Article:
Leaf node expansion takes place if the new updated distribution will not improve the loss at the leaf node and consequential overall loss dramatically. For example, under 0-1 loss, if the new distribution is 55% positive, it means that 45% examples classified by this node as positive are actually negative. If more true labels can be sampled, this leaf node will be expanded by recursively calling the same classification tree construction algorithm. In case that we cannot sample more examples or additional feature tests will not distinguish these examples any further, the leaf node will remain as leaf node but with the updating class probability distribution.
As a summary, the main algorithms of the framework are summarized in Algorithm 1.
By way of experimentation, we used the adult dataset from UCI repository. We use the natural split of training and test sets, so the results can be easily replicated. The training set contained 32561 entries and the test set contained 16281 records. The feature set contained 14 features that describe the education, gender, country of origin, martial status, capital gain among others. In order to simulate pattern-drifting streams, we sampled different portions of positive and negatives to generate the new data stream, i.e., {10/90,20/80, . . . ,90/10}.
We had one training set and a series of data stream chucks with an increasing percentage of either distribution or concept drifts from the original training set. An original classification tree was constructed from the original training set. Then the series of data stream chunks were applied on this original classification tree to i) compute the correlation of leaf change statistics and expected loss with the percentage of change ii) estimate true loss by sampling a small number of instances from the data stream chunk iii) and reconstruct the original decision tree by sampling from the data stream chunk.
Herebelow are discussed the results of using the extended decision tree algorithm to detect changes in patterns and overall loss in the data stream, estimate the loss by randomly sampling a small number of true labels from the data stream, and reconstruct the original decision tree by either updating class probability distribution in leaf nodes or extending leaf nodes in the tree.
The correlation of leaf change statistics and true loss is plotted in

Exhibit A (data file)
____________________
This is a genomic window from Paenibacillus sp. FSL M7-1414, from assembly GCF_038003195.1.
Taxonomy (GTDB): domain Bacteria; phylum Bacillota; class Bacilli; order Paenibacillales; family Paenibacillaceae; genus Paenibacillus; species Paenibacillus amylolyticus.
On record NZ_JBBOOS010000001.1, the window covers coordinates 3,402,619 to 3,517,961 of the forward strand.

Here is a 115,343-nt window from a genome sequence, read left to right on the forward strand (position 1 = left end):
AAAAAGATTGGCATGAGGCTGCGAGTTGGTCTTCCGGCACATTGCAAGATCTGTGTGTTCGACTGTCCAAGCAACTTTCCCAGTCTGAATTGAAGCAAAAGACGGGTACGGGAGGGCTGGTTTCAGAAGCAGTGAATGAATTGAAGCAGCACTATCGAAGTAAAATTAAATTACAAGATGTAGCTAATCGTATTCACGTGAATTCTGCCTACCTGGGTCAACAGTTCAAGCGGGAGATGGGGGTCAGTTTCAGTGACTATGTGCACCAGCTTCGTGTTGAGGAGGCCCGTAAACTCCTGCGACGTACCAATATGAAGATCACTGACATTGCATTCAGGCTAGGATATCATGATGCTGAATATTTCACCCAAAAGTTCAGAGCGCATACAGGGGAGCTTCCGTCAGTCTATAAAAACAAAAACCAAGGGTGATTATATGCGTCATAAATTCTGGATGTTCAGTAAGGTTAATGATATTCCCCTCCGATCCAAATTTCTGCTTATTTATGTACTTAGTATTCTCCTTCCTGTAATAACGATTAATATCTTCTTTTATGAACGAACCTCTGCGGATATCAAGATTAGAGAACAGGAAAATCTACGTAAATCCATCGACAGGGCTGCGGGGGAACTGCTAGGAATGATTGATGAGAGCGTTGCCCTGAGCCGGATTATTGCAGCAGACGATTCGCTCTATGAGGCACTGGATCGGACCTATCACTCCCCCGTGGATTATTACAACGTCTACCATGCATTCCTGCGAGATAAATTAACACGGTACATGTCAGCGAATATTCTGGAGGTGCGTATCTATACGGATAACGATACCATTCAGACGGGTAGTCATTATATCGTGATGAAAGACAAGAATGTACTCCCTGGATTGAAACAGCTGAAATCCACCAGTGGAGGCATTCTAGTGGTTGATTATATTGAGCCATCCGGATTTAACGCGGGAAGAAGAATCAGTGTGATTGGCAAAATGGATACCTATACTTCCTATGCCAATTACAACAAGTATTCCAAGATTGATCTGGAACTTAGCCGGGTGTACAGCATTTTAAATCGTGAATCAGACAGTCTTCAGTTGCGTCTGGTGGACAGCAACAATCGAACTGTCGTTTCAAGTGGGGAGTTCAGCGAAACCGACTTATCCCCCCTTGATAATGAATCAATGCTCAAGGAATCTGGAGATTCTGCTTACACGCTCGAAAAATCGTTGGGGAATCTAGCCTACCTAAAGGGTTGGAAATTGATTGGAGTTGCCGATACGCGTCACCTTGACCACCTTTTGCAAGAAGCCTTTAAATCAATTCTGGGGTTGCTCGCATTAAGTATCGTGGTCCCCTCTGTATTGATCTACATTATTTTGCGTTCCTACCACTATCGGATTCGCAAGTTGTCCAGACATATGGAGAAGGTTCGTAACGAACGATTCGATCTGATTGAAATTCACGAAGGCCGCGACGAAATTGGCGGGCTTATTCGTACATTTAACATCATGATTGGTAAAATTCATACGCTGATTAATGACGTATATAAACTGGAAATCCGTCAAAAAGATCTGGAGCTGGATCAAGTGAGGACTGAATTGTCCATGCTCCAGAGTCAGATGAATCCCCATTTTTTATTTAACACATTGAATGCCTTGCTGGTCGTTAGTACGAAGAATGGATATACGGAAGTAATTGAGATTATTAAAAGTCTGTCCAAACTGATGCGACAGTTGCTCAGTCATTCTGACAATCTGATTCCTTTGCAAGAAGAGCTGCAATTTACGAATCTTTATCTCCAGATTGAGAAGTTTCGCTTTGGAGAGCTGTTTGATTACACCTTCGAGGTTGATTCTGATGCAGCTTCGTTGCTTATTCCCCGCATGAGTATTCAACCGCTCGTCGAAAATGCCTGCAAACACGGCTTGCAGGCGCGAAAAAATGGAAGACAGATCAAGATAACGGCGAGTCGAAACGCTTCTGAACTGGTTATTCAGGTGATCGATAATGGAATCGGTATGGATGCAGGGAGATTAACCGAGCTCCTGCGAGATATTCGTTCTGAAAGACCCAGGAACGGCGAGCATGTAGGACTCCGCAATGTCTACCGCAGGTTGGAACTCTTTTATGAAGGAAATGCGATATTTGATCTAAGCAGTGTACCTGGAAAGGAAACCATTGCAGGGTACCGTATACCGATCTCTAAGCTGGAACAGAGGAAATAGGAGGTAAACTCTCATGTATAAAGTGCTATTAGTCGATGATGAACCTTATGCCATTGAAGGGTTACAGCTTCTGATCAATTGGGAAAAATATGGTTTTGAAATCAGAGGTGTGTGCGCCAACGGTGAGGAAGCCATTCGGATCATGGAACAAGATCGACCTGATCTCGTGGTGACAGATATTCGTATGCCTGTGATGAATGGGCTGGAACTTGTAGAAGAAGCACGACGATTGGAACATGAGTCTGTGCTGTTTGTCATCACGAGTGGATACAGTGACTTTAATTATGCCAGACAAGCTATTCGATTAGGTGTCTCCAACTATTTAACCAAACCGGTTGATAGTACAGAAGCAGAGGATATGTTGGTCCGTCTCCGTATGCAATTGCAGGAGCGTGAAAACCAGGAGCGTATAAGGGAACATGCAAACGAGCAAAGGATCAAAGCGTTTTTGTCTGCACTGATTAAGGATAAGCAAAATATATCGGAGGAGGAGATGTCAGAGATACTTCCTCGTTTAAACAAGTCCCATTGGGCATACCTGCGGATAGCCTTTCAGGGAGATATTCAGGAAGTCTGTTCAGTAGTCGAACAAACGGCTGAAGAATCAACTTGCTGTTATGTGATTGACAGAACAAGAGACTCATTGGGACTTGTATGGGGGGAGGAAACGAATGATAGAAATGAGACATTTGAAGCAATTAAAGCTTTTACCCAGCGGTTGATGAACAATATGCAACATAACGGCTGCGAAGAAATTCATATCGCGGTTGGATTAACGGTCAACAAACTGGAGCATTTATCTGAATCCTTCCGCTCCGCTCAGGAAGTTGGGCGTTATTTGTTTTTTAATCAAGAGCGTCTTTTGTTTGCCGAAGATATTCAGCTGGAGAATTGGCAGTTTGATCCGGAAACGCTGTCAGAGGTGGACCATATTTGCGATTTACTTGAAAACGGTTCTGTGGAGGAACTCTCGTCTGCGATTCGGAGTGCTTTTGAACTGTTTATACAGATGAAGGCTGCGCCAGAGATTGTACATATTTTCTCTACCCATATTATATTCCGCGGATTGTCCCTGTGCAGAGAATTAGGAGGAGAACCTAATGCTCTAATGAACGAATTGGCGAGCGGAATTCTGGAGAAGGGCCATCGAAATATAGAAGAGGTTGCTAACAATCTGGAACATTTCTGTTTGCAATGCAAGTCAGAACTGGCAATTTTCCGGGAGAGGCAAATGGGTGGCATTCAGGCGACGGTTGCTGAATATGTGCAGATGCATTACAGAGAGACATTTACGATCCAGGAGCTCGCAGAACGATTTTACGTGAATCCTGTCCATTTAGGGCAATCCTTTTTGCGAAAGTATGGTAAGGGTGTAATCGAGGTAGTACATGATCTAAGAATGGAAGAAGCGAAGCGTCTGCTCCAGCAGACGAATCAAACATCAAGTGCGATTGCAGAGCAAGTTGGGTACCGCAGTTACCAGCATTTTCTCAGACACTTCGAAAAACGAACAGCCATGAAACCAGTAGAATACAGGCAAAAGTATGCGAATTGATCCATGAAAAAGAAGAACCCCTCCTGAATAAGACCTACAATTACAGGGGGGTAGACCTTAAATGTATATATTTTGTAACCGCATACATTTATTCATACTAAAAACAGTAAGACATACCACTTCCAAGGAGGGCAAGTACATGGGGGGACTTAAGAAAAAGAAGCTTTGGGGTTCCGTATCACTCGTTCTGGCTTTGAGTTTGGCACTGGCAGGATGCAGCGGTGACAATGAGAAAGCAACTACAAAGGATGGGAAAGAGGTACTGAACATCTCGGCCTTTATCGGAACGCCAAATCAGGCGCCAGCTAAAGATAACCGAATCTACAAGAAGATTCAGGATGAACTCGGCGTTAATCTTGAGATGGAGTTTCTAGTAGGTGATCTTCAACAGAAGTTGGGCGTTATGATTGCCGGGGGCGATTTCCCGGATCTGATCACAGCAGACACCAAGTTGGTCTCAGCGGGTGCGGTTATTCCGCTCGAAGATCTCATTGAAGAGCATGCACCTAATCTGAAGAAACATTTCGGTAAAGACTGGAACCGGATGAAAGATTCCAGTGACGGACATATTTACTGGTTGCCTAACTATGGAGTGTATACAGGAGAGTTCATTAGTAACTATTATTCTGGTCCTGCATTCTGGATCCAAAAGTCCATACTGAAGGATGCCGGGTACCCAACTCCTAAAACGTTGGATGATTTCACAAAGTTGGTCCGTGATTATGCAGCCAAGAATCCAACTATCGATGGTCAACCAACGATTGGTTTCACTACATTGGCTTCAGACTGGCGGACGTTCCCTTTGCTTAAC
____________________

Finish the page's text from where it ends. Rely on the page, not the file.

The correlation between expected loss L_{e }(as defined in Eq (5)) and the true loss as a function of the percentage of change is shown in
The plots on loss estimation are shown in
The plots on tree reconstruction by replacing the class distribution at the leaf nodes are drawn in
The plots on tree reconstruction via leaf node expansion are shown in
By way of brief recapitulation, the mining of time-evolving data streams has recently become an important and challenging task for a wide range of applications, such as trading surveillances, fraud detection, target marketing, intrusion detection, etc. Most previously proposed data stream mining methods concentrate on continuously detecting changes and reconstructing models from “labelled” data streams, i.e., on the collection of data that are clearly marked as either positive or negative. They make an implicit and unrealistic assumption that “labelled” data stream is readily available and can be mined at anytime. Due to both application-related and monetary constraints, data mining models work on unlabeled instances or a limited number of labelled instances in most of the time. When there are no labelled data or only a small number of labelled instances, most existing methods fail to either detect any change or reconstruct the model. When there is actually no significant change in the data stream, obtaining true class labels and subsequently updating the model are wasteful. On the other hand, when unforeseen changes in the data stream do result in error significantly higher than what is expected, it is important to detect such changes and update the model immediately. A periodic “canned” model refresh is insufficient and ineffective. This problem is worsened when data volume increases. In accordance with at least one presently preferred embodiment of the present invention, there is proposed a general framework that mines changes and reconstructs models from a data stream with unlabeled instances or a limited number of labeled instances. In particular, there are defined herein a few statistical profiling methods that extend the classification tree in order to guess the percentage of drifts in the data stream without any labelled data. Exact error can be estimated by actively sampling a small number of true labels. If the estimated error is significantly higher than empirical expectations, we re-sample a small number of true labels to reconstruct the decision tree from the leaf node level.
It is to be understood that the present invention, in accordance with at least one presently preferred embodiment, includes an input arrangement for accepting a data stream comprising unlabeled data and an arrangement for determining an amount of drifts in the data stream comprising unlabeled data. Together, these elements may be implemented on at least one general-purpose computer running suitable software programs. These may also be implemented on at least one Integrated Circuit or part of at least one Integrated Circuit. Thus, it is to be understood that the invention may be implemented in hardware, software, or a combination of both.